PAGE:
Then of course there are those things in life we don't get to decide because fate does that for us. But we can decide how we react and how we are going to deal with whatever fate has dished out. Fate may hand you an illness, or cause you to lose your job, but you can choose to be angry and bitter, or to have a positive attitude and press on with life.


The worst thing about having to make a decision is the possibility of regrets. We all make bad choices. The important thing is to learn from them and try to keep them from happening again.





Once in a while, we may find ourselves lamenting over a missed opportunity - the "road not taken". Beating yourself up over it is such a waste of time. More opportunities will always come along. It's better to focus on that positive fact than to dwell on the negative regret over the missed opportunity.



Every aspect of our lives is impacted by the decisions we make. While some are stressful, and we may even agonize over them, other decisions can be really easy, and there will always be those decisions we are really glad we made. Another great thing about making decisions is that it shows how many options are available to us, and options are a good thing.



Life is full of choices. It's wonderful that there are so many roads to take, and that we have the freedom to choose them.

Tuesday, July 21, 2009

Seizing Those Special Little Moments in Life

Sometimes you can be feeling down and then something really nice happens, or you see something beautiful or funny, and it lifts your spirits. It seems there is always something that jumps out at you and makes you smile. It's as if fate puts it there just when you need it.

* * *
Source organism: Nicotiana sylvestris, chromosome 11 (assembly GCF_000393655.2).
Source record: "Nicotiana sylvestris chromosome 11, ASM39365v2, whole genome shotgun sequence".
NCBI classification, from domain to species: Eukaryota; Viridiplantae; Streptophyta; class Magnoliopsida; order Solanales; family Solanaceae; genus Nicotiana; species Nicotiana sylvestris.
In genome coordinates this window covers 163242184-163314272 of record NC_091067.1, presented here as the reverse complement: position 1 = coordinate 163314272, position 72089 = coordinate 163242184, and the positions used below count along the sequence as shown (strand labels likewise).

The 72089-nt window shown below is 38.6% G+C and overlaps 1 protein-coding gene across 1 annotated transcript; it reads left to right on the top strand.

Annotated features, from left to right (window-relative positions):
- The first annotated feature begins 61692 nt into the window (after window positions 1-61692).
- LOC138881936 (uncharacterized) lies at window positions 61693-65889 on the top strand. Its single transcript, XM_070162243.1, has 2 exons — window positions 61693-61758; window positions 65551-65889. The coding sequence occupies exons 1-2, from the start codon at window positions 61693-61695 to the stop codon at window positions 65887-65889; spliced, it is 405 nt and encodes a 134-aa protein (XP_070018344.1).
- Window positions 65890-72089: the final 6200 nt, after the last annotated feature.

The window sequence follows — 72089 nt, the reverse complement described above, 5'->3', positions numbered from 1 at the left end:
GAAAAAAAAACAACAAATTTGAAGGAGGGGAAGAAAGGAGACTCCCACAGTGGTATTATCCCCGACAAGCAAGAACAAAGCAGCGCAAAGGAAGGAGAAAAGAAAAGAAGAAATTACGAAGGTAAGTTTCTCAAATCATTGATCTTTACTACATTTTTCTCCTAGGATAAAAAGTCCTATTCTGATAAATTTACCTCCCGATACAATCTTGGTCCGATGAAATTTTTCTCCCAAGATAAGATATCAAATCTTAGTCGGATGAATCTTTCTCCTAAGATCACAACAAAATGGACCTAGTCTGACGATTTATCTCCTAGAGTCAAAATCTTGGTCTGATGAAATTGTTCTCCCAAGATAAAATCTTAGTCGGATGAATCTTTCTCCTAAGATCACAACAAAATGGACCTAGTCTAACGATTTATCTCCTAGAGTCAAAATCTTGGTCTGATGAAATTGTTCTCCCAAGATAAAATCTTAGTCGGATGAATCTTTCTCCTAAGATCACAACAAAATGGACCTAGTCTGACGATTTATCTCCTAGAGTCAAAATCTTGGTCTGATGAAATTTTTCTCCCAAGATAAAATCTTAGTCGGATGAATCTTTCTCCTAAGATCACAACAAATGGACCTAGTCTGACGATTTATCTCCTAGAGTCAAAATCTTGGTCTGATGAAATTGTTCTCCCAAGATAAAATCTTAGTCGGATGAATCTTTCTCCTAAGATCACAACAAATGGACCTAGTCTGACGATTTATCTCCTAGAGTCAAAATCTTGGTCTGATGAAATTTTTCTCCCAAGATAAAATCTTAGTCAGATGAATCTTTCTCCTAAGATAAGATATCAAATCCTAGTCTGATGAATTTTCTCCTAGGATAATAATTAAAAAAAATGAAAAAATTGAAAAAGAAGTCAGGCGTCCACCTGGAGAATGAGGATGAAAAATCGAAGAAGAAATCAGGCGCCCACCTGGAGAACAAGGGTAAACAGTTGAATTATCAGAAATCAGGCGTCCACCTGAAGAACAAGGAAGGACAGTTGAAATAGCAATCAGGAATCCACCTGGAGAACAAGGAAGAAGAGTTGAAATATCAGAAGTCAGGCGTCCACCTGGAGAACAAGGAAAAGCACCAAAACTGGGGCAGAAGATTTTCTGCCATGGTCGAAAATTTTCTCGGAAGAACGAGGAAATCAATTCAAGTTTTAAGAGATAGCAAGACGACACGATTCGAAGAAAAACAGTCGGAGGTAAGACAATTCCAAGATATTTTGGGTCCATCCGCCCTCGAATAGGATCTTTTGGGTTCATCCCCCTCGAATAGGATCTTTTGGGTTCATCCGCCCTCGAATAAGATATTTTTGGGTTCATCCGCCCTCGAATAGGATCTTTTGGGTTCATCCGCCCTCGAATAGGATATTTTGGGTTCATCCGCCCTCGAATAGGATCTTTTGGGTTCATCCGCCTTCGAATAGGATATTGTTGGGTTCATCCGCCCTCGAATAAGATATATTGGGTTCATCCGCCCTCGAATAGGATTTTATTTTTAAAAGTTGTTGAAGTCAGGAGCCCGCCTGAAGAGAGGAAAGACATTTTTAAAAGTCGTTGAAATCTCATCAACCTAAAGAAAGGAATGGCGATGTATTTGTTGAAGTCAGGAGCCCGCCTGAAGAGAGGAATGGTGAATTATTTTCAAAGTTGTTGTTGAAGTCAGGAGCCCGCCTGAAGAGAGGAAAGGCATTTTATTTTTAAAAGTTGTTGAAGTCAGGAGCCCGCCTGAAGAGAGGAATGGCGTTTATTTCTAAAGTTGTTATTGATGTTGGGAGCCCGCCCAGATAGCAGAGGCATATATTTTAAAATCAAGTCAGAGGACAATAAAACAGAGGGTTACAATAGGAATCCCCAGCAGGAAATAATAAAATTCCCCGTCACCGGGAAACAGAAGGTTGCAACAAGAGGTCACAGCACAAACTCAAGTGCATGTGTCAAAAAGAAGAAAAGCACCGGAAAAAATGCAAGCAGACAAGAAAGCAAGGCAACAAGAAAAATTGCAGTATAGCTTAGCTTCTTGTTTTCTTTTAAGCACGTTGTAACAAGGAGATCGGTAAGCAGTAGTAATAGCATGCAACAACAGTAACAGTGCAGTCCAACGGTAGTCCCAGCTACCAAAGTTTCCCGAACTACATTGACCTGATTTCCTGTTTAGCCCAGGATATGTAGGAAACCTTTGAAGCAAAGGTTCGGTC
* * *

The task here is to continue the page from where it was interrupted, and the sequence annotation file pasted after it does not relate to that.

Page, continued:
You could be having a really bad day, and then maybe you get a phone call or email from an old friend, get a positive message from reading your horoscope, or you notice that the flowers are starting to bloom.





They may not make all your problems go away, but those little moments can, at least for a while, put you in a positive frame of mind. A smile from a baby, an embrace from a loved one. Just some little moment that takes the edge off life's problems.


You can make your own moments, or make someone else's day by just doing simple little things.


Go for a walk, send a funny email, grab the camera and get some pictures of the kids playing, or sit on the beach and let the waves lapping the shore wash over you.


Years after a major happy event occurs in our lives, we can still recall the joys of that day. You may not remember the little ordinary moments that happen, and you may not even remember why you were feeling down before they cheered you up. But they can be just as important, even more so in fact because they can occur anytime.


Sometimes the greatest moments are those that are completely unscripted -those little moments that can make your day, or make you laugh when a moment ago you felt like you may have lost the ability to laugh.



Sometimes you just have to grab onto those little happy moments in life and hold on tight.

Wednesday, July 8, 2009

A Few of My Favorite Things







Julie Andrews said it best (or sang it best) in The Sound of Music, "I simply remember my favorite things, and then I don't feel so bad."




Sometimes just thinking about those little things that make us happy can be a great way to lift ourselves out of a dreary mood.




I have my own personal list book, a pretty cloth-covered journal. I started making lists in it years ago. The other day, I sadly entered the deaths of Farrah Fawcett and Michael Jackson in my list book. Then I spent a few moments looking at the very first list I made years ago - a long list of all sorts of different things that make me happy, like writing, traveling, watching my cats or having a chocolate chip cookie with a Diet Coke. I got the idea from a little book called 10,000 Things to be Happy About.



It's been a while since I've added to that list, so I figured I'd make a little list here and then transcribe it into my book later. Making a list like this is something I don't mind doing over.